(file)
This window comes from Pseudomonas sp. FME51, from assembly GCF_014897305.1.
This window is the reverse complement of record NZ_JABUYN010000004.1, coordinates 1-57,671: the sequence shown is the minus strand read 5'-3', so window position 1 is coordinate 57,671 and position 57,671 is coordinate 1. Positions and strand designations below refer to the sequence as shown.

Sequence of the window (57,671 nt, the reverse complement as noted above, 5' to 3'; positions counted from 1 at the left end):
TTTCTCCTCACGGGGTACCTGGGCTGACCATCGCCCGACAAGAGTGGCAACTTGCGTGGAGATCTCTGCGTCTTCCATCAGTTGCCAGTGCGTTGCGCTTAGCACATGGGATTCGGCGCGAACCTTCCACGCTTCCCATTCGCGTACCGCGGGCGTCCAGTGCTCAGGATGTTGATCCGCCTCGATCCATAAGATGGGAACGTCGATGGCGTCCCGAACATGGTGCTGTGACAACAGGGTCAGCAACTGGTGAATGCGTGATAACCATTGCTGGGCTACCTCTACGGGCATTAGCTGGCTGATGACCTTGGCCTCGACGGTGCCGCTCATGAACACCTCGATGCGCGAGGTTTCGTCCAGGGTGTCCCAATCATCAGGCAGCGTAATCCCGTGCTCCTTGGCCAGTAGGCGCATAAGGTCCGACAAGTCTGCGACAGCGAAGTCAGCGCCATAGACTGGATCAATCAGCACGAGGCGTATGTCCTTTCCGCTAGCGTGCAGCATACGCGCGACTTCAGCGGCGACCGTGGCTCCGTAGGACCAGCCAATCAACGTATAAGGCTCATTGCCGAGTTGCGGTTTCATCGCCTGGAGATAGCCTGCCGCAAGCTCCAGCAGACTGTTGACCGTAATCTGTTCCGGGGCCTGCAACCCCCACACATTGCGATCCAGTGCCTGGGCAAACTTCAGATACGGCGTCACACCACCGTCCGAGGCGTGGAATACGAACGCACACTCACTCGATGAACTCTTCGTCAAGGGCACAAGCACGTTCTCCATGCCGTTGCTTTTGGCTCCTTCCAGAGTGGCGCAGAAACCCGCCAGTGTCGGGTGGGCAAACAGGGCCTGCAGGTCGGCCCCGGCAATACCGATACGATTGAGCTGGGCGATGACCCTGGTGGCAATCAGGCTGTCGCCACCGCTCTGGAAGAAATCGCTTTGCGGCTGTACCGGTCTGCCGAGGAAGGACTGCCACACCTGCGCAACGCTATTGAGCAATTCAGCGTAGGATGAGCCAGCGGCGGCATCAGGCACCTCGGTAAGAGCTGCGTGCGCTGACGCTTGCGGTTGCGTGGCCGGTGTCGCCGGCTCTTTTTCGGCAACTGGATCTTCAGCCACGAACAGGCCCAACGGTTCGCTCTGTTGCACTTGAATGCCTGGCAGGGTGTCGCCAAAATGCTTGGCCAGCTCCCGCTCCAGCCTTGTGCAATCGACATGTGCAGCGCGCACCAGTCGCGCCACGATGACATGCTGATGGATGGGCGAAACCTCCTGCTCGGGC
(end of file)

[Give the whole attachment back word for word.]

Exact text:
This window comes from Pseudomonas sp. FME51, from assembly GCF_014897305.1.
This window is the reverse complement of record NZ_JABUYN010000004.1, coordinates 1-57,671: the sequence shown is the minus strand read 5'-3', so window position 1 is coordinate 57,671 and position 57,671 is coordinate 1. Positions and strand designations below refer to the sequence as shown.

Sequence of the window (57,671 nt, the reverse complement as noted above, 5' to 3'; positions counted from 1 at the left end):
TTTCTCCTCACGGGGTACCTGGGCTGACCATCGCCCGACAAGAGTGGCAACTTGCGTGGAGATCTCTGCGTCTTCCATCAGTTGCCAGTGCGTTGCGCTTAGCACATGGGATTCGGCGCGAACCTTCCACGCTTCCCATTCGCGTACCGCGGGCGTCCAGTGCTCAGGATGTTGATCCGCCTCGATCCATAAGATGGGAACGTCGATGGCGTCCCGAACATGGTGCTGTGACAACAGGGTCAGCAACTGGTGAATGCGTGATAACCATTGCTGGGCTACCTCTACGGGCATTAGCTGGCTGATGACCTTGGCCTCGACGGTGCCGCTCATGAACACCTCGATGCGCGAGGTTTCGTCCAGGGTGTCCCAATCATCAGGCAGCGTAATCCCGTGCTCCTTGGCCAGTAGGCGCATAAGGTCCGACAAGTCTGCGACAGCGAAGTCAGCGCCATAGACTGGATCAATCAGCACGAGGCGTATGTCCTTTCCGCTAGCGTGCAGCATACGCGCGACTTCAGCGGCGACCGTGGCTCCGTAGGACCAGCCAATCAACGTATAAGGCTCATTGCCGAGTTGCGGTTTCATCGCCTGGAGATAGCCTGCCGCAAGCTCCAGCAGACTGTTGACCGTAATCTGTTCCGGGGCCTGCAACCCCCACACATTGCGATCCAGTGCCTGGGCAAACTTCAGATACGGCGTCACACCACCGTCCGAGGCGTGGAATACGAACGCACACTCACTCGATGAACTCTTCGTCAAGGGCACAAGCACGTTCTCCATGCCGTTGCTTTTGGCTCCTTCCAGAGTGGCGCAGAAACCCGCCAGTGTCGGGTGGGCAAACAGGGCCTGCAGGTCGGCCCCGGCAATACCGATACGATTGAGCTGGGCGATGACCCTGGTGGCAATCAGGCTGTCGCCACCGCTCTGGAAGAAATCGCTTTGCGGCTGTACCGGTCTGCCGAGGAAGGACTGCCACACCTGCGCAACGCTATTGAGCAATTCAGCGTAGGATGAGCCAGCGGCGGCATCAGGCACCTCGGTAAGAGCTGCGTGCGCTGACGCTTGCGGTTGCGTGGCCGGTGTCGCCGGCTCTTTTTCGGCAACTGGATCTTCAGCCACGAACAGGCCCAACGGTTCGCTCTGTTGCACTTGAATGCCTGGCAGGGTGTCGCCAAAATGCTTGGCCAGCTCCCGCTCCAGCCTTGTGCAATCGACATGTGCAGCGCGCACCAGTCGCGCCACGATGACATGCTGATGGATGGGCGAAACCTCCTGCTCGGGC